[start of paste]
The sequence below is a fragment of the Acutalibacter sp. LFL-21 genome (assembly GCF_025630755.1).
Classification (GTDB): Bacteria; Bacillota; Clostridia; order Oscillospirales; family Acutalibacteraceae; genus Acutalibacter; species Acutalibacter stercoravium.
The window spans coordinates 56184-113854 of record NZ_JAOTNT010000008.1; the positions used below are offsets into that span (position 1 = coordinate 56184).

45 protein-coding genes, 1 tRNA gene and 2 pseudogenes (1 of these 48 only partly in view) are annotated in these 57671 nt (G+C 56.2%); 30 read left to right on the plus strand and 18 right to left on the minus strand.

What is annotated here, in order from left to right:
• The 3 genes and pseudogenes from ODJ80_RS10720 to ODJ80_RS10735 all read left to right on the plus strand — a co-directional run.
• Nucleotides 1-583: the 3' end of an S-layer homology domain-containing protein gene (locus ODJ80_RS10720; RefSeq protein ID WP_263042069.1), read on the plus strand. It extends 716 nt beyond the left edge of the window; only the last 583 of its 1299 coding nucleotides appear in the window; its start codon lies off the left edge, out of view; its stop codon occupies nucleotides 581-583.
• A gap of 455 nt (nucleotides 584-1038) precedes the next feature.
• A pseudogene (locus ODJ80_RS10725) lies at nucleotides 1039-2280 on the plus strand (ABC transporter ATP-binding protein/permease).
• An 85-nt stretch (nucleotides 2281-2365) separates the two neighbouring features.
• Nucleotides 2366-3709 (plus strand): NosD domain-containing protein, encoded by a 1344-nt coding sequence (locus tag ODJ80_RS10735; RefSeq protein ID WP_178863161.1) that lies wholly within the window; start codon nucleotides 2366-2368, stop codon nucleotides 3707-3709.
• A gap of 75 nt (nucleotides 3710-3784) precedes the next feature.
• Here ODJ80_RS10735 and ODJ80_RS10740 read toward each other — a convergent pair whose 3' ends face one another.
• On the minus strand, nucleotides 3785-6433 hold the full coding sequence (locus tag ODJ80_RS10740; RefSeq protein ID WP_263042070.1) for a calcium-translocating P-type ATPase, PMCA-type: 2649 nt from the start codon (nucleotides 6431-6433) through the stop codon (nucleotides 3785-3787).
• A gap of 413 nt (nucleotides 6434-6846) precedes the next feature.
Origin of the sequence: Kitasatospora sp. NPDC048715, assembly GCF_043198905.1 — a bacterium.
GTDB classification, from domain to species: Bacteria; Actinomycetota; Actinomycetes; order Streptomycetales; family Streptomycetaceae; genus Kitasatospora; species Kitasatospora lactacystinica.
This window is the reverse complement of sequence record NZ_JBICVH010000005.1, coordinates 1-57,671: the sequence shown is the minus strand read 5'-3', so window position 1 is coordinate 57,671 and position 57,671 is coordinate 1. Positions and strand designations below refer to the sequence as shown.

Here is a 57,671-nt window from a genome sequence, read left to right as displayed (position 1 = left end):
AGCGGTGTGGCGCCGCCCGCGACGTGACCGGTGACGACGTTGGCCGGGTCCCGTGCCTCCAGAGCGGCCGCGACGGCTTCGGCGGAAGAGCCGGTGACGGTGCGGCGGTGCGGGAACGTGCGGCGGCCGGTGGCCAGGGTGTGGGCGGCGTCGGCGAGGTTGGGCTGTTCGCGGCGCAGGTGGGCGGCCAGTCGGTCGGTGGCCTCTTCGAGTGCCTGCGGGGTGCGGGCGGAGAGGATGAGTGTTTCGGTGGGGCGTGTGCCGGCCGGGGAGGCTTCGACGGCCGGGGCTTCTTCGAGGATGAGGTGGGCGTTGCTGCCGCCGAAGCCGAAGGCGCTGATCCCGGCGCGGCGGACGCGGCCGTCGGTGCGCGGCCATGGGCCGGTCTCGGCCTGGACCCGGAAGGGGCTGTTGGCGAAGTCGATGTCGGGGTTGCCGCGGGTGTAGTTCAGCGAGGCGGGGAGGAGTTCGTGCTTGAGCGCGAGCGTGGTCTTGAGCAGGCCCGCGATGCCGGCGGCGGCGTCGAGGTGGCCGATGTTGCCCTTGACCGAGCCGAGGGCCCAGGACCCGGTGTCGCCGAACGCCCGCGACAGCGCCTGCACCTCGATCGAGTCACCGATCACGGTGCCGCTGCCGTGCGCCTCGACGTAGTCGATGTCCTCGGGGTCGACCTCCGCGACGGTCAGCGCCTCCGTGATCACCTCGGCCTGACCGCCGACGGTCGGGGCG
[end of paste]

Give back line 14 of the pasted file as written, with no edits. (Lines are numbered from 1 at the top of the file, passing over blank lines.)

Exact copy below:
• On the minus strand, nucleotides 3785-6433 hold the full coding sequence (locus tag ODJ80_RS10740; RefSeq protein ID WP_263042070.1) for a calcium-translocating P-type ATPase, PMCA-type: 2649 nt from the start codon (nucleotides 6431-6433) through the stop codon (nucleotides 3785-3787).